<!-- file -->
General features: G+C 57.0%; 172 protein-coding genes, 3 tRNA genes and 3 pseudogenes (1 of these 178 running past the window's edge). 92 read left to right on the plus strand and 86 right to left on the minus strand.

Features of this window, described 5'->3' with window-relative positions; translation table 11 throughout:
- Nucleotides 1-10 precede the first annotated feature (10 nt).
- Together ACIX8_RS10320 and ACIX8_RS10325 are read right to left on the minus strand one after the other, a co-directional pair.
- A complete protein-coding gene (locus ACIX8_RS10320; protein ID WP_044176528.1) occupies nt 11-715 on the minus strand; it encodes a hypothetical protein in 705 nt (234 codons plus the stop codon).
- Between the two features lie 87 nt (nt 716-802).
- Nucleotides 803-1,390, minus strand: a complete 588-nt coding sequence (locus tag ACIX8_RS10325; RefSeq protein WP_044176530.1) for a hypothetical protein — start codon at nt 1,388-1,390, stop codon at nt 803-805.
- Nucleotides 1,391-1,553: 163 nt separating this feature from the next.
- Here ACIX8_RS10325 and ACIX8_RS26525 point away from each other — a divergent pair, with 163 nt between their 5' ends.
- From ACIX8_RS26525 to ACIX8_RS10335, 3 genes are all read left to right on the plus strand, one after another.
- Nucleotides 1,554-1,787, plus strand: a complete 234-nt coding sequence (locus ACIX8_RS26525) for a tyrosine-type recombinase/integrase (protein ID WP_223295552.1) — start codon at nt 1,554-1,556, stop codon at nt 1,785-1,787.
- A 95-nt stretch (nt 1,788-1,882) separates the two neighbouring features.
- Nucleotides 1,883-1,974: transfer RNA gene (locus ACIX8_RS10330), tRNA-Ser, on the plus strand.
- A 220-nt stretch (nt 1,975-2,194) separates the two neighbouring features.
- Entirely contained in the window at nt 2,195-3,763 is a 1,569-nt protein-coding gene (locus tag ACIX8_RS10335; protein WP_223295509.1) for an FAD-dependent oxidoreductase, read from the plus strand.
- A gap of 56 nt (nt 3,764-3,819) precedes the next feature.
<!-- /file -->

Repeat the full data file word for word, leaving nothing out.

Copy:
General features: G+C 57.0%; 172 protein-coding genes, 3 tRNA genes and 3 pseudogenes (1 of these 178 running past the window's edge). 92 read left to right on the plus strand and 86 right to left on the minus strand.

Features of this window, described 5'->3' with window-relative positions; translation table 11 throughout:
- Nucleotides 1-10 precede the first annotated feature (10 nt).
- Together ACIX8_RS10320 and ACIX8_RS10325 are read right to left on the minus strand one after the other, a co-directional pair.
- A complete protein-coding gene (locus ACIX8_RS10320; protein ID WP_044176528.1) occupies nt 11-715 on the minus strand; it encodes a hypothetical protein in 705 nt (234 codons plus the stop codon).
- Between the two features lie 87 nt (nt 716-802).
- Nucleotides 803-1,390, minus strand: a complete 588-nt coding sequence (locus tag ACIX8_RS10325; RefSeq protein WP_044176530.1) for a hypothetical protein — start codon at nt 1,388-1,390, stop codon at nt 803-805.
- Nucleotides 1,391-1,553: 163 nt separating this feature from the next.
- Here ACIX8_RS10325 and ACIX8_RS26525 point away from each other — a divergent pair, with 163 nt between their 5' ends.
- From ACIX8_RS26525 to ACIX8_RS10335, 3 genes are all read left to right on the plus strand, one after another.
- Nucleotides 1,554-1,787, plus strand: a complete 234-nt coding sequence (locus ACIX8_RS26525) for a tyrosine-type recombinase/integrase (protein ID WP_223295552.1) — start codon at nt 1,554-1,556, stop codon at nt 1,785-1,787.
- A 95-nt stretch (nt 1,788-1,882) separates the two neighbouring features.
- Nucleotides 1,883-1,974: transfer RNA gene (locus ACIX8_RS10330), tRNA-Ser, on the plus strand.
- A 220-nt stretch (nt 1,975-2,194) separates the two neighbouring features.
- Entirely contained in the window at nt 2,195-3,763 is a 1,569-nt protein-coding gene (locus tag ACIX8_RS10335; protein WP_223295509.1) for an FAD-dependent oxidoreductase, read from the plus strand.
- A gap of 56 nt (nt 3,764-3,819) precedes the next feature.